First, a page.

by Amy Dickinson |
REVIEWED BY KIM HUBBARD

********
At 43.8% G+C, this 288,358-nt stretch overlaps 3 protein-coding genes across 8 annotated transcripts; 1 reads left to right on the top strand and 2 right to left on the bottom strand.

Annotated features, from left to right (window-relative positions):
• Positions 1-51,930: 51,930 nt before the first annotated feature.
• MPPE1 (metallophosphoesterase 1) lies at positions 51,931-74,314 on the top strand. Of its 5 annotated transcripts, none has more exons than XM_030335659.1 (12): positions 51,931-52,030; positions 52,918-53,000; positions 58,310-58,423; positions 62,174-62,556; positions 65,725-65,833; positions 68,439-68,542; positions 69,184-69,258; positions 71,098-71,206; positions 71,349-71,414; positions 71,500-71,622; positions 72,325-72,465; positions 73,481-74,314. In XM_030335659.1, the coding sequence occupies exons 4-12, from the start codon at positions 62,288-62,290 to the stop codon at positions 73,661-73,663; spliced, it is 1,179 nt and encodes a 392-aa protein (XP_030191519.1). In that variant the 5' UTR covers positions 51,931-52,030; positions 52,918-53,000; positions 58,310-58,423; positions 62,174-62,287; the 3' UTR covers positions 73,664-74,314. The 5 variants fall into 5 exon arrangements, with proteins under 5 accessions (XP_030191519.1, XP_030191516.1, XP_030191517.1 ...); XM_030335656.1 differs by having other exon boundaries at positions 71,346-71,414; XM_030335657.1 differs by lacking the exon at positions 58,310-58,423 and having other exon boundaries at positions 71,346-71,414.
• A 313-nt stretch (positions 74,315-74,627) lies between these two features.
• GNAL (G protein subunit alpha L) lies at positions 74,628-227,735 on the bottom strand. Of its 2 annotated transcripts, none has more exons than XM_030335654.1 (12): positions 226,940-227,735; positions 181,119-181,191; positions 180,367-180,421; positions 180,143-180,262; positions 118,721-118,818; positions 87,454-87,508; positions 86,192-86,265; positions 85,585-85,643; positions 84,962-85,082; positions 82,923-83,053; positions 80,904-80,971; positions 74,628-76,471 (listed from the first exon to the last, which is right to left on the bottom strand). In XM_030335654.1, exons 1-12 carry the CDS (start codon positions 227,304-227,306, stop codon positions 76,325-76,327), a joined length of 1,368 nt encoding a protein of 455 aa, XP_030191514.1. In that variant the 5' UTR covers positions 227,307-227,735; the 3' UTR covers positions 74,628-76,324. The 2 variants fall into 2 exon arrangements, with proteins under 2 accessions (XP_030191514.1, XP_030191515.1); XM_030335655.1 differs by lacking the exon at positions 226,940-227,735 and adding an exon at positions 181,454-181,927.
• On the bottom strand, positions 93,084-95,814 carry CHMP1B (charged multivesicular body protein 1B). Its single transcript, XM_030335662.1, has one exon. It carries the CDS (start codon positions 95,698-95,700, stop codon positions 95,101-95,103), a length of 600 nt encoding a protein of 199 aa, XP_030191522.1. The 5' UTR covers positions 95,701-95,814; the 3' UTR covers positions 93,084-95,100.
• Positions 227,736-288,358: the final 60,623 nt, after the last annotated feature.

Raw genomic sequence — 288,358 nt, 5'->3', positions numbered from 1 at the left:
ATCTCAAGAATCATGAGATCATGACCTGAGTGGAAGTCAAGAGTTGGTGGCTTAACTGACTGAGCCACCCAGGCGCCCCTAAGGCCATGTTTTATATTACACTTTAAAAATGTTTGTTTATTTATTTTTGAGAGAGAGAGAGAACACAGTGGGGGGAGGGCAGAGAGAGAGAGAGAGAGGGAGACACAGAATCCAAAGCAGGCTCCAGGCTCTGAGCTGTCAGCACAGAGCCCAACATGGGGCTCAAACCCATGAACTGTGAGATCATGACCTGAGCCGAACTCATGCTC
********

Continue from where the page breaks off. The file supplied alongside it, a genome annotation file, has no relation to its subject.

Plucked from semi-obscurity to replace Ann Landers, who died in 2002, Amy Dickinson suffered bouts of imposter syndrome: Who was she to give advice to the millions who read Landers' syndicated column? Her appealing new memoir credits the women in her life—mother, aunts, sisters and daughter Emily, now 20—for bequeathing her the requisite wisdom. Wisdom like "Don't call him" after her husband left her. Or "Prevailing is underrated," something she learned from seeing her own mother support four kids in tiny Freeville, N.Y., once the man of the house took off. Mighty Queens is a paean to that nurturing town and its female inhabitants, whose survival instincts the author clearly shares. Of one rough moment on the dating scene, she writes, "The architect ... rejected me for structural reasons. His exact words were, 'I don't like your body.'" That's a woman who understands the power of defusing pain with humor. Which just might be the best advice there is.